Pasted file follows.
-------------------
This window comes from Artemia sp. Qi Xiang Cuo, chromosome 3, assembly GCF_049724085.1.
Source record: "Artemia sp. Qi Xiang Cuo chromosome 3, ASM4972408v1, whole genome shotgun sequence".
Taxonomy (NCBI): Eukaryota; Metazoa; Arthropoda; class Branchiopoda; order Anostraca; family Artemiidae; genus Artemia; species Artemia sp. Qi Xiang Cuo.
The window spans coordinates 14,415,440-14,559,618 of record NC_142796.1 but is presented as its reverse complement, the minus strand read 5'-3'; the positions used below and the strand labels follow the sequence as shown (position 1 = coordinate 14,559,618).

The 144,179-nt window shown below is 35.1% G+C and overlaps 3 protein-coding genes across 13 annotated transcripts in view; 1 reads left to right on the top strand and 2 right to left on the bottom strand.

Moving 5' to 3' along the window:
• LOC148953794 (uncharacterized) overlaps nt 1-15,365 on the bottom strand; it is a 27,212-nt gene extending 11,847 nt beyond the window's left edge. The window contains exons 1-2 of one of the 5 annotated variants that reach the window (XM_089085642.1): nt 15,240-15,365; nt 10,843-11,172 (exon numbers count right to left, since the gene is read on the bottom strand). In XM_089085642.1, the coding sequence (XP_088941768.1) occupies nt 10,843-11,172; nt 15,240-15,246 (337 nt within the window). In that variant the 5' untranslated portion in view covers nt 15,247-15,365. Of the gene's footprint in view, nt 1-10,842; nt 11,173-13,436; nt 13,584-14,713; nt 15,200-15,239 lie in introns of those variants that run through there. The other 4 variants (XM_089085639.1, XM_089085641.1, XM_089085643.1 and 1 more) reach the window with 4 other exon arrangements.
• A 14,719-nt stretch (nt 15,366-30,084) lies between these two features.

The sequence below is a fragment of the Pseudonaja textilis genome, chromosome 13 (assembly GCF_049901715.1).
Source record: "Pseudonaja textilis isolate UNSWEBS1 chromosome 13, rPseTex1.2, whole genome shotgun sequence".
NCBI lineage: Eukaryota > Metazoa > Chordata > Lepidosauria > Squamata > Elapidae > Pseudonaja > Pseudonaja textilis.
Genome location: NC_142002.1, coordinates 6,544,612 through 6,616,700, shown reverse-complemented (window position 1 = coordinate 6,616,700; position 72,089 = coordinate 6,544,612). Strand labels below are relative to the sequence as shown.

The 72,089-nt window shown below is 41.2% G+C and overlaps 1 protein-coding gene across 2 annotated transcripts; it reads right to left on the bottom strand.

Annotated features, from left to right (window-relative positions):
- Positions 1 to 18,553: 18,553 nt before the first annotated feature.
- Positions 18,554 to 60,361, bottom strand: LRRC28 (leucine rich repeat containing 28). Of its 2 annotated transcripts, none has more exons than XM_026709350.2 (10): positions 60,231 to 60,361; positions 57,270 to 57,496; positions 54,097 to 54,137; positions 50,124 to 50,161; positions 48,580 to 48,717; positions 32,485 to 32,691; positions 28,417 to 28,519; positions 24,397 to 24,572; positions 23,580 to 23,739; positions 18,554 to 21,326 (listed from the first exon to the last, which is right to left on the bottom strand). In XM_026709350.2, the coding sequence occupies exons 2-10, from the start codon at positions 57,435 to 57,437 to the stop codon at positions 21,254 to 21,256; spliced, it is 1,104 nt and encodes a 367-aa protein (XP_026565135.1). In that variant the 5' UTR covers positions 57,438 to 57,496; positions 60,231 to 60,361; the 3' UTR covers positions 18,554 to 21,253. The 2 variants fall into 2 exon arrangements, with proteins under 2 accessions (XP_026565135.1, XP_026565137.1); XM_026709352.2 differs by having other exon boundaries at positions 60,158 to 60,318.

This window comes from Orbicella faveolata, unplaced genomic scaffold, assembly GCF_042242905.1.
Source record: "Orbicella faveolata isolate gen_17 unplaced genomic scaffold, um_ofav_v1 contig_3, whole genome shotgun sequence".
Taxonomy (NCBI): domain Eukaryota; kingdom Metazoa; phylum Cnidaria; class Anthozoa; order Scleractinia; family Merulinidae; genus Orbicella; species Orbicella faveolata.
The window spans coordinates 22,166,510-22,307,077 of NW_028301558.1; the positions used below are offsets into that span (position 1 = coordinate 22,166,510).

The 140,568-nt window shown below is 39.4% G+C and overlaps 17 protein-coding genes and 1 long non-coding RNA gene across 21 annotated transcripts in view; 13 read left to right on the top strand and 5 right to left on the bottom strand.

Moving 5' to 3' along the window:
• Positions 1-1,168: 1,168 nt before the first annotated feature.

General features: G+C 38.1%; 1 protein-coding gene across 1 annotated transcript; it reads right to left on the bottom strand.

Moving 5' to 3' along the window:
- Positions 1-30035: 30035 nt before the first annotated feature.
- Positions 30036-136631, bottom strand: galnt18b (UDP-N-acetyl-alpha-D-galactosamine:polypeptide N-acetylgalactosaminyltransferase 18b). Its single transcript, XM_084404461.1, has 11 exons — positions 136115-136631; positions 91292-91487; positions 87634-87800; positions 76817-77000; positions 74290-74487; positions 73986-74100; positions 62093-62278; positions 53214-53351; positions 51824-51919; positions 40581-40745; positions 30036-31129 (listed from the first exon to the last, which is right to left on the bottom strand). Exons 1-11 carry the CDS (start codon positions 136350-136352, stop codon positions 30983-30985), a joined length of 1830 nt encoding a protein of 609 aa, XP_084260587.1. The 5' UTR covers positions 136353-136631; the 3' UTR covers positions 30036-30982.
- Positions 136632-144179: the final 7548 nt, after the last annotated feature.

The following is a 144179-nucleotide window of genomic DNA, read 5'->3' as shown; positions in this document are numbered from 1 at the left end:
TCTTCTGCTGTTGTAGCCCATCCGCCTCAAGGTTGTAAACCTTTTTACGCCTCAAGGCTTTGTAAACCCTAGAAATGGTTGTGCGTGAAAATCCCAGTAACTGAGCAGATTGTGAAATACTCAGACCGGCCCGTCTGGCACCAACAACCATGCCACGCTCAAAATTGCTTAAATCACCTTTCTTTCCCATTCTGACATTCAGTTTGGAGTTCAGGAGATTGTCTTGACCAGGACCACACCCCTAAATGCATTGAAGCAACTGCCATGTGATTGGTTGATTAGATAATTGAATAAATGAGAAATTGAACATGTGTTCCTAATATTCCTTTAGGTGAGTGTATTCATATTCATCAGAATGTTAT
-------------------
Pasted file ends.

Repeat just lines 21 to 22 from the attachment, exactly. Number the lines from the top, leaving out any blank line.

The 140,568-nt window shown below is 39.4% G+C and overlaps 17 protein-coding genes and 1 long non-coding RNA gene across 21 annotated transcripts in view; 13 read left to right on the top strand and 5 right to left on the bottom strand.

Moving 5' to 3' along the window: